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The Never Ending Countertop Quest Part I

Yes getting a countertop for the island was such a long and draining process it requires 2 parts, and the use of quest in the title. The house was really coming together with the wood floors finished, but it was such a bummer to walk in and see no countertop on the island. Remember the Carrara marble was way too gray, so we had to find another white with gray marbling option for the island. It was kinda like a slap in the face every visit to the house (which by the way happens at least once a day). The prospect of getting what we wanted for the island was bleak especially since we were told there were no Calcutta slabs long enough for our island at ANY slab yard in the DFW area.

We decided to look into Quartzite countertops. Quartzite is different from Quartz which is much better explained in this link than I could attempt. I called our fabricator to ask for his distributor. I sent him pictures of which Quartzite we wanted to look at, so he would make sure they had it before we headed out with 2 kids. He called a place in Dallas and said they had Super White but not Luce di Luna. However he mentioned that sometimes the names change, so they might have that option too.

We headed out to Dallas which is about an 1 and a half drive from where we live with both kids. We got there, and the place didn’t sell Quartzite at all. Only Quartz which super white was just a plain white counter. I may or may not have punched a piece of Quartz so hard it broke in half. (That didn’t happen. I thought I’d add it for dramatic effect as if this story needs more drama.)

There was a stone place next door, so we went there because why the heck not we just drove over an hour for nothing. We walked in and what did we see first thing…a slab of Calcutta marble long enough to cover the island. This picture does not do this slab justice. It was gorgeous even in the disgusting light of a warehouse.

I called our fabricator and griped about the Quartz place. He did try to argue that there was no difference between Quartz and Quartzite. I did not send him a link to their differences, but I did think about it. At this point I was frustrated and also feeling like a huge brat for being frustrated. (Definitely feeling the glaring shamefulness of first world problems.) I told him to call the place next door and get this Calcutta slab.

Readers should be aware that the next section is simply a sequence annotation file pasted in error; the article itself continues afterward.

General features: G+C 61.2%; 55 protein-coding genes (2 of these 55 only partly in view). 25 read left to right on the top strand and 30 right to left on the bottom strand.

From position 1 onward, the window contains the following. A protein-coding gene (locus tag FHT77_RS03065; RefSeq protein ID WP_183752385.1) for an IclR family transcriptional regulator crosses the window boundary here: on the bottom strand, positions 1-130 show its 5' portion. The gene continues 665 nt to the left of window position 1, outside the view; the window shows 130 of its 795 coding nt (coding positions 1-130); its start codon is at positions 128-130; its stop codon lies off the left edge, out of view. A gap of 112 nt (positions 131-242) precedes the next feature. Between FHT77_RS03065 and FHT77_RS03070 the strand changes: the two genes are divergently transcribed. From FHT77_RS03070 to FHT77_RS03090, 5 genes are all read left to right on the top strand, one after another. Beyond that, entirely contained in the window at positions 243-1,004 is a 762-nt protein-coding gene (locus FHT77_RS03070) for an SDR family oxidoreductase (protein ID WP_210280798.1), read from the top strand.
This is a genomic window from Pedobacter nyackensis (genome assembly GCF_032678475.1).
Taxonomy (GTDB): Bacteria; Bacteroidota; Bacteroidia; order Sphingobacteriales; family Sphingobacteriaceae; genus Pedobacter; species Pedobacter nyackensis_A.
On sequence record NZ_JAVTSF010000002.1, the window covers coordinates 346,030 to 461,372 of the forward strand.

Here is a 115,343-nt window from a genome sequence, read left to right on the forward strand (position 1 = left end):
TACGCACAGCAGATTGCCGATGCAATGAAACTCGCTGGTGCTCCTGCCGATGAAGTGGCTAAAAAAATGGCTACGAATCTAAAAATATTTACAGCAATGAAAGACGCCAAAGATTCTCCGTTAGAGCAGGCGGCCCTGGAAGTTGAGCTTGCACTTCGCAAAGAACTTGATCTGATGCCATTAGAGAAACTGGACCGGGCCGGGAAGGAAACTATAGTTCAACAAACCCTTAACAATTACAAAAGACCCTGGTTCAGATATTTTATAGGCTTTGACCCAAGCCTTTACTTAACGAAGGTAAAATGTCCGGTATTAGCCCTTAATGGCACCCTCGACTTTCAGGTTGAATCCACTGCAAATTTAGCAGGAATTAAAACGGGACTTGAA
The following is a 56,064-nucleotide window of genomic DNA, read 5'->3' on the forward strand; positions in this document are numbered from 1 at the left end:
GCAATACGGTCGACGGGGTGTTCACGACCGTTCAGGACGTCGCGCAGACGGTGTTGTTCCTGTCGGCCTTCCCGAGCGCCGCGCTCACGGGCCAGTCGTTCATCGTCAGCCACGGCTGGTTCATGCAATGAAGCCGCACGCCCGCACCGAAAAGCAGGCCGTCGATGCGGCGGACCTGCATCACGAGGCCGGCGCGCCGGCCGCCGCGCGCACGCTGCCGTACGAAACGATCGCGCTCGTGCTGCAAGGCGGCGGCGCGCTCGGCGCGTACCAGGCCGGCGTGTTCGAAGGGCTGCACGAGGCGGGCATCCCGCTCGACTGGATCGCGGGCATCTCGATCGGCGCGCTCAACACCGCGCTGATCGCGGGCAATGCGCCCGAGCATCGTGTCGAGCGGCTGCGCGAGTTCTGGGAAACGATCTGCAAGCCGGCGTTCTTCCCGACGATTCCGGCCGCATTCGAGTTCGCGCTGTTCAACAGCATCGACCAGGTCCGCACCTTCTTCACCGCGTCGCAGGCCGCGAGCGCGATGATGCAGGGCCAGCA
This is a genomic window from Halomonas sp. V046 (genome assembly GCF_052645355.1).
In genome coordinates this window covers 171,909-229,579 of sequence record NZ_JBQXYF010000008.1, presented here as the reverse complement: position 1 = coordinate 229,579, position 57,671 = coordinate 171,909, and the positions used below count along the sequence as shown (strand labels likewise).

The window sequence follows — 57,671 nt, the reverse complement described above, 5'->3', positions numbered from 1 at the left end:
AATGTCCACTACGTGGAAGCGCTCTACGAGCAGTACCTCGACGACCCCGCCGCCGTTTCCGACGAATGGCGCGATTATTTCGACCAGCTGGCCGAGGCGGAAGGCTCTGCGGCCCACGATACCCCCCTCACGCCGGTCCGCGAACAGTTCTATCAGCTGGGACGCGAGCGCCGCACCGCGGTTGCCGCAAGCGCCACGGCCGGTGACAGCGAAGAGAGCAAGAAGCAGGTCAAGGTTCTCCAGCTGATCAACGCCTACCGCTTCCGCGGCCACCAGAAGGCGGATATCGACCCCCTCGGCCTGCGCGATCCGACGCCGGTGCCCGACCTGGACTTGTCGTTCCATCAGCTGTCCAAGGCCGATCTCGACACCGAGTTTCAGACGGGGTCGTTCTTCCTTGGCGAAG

Unfortunately, he had never worked with that slab yard, so he came back with an insanely expensive price. Totally worth the beauty of that Calcutta marble, but absolutely out of budget and not going to happen. However he suddenly found a slab that might work at the original warehouse we got our Absolute Black.

Are you still reading? Someone get you a medal. So we got to the other slab yard (no. 3 for the day) which was another hour drive and doesn’t allow children. We had to take shifts watching the kids. Guess what we found? Some quartzite. We figured might as well explore this option while we’re here since we thought it might be cheaper. Mainly it is more durable than marble which is a huge concern for an island in a home with 2 kids.

This is Sea Pearl Quartzite. The price was about the same as the Calcutta was going to be (possibly a little more since we needed 2 slabs). The Calcutta slab that was the right size wasn’t at this slab yard…it was at the one in Dallas!! Nick was ready to just get the Sea Pearl since we’d seen it, and this whole process took us literally the entire day 9-5. I wasn’t sold on it, but once I relented (mainly due to exhaustion) he checked it out again and decided I was, in fact, right there was too much green in it. We left for our 45 min drive home knowing that we’d have to go to Dallas the next morning to look at a Calcutta slab since we already learned our lesson about buying a slab before looking at it.

Loaded up the kids the next morning for day 2 of countertop shopping. Nothing says family time like a trip to a marble yard that doesn’t allow kids. Again this slab was prettier than it’s pictured. There was more movement and more brown to it than we wanted. I know you can’t really see the brown, but it was there.

We said get it. End the torture now. It is a 2 cm Calcutta Danby. Finally we could tell the fabricator get this one. After my many hours at the warehouse the day before, I learned a lot about edges and all things countertops. I told our guy we wanted a mitered edge on this countertop. End of story…oh wait no there’s a 2nd part. More drama and a beautiful reveal tomorrow.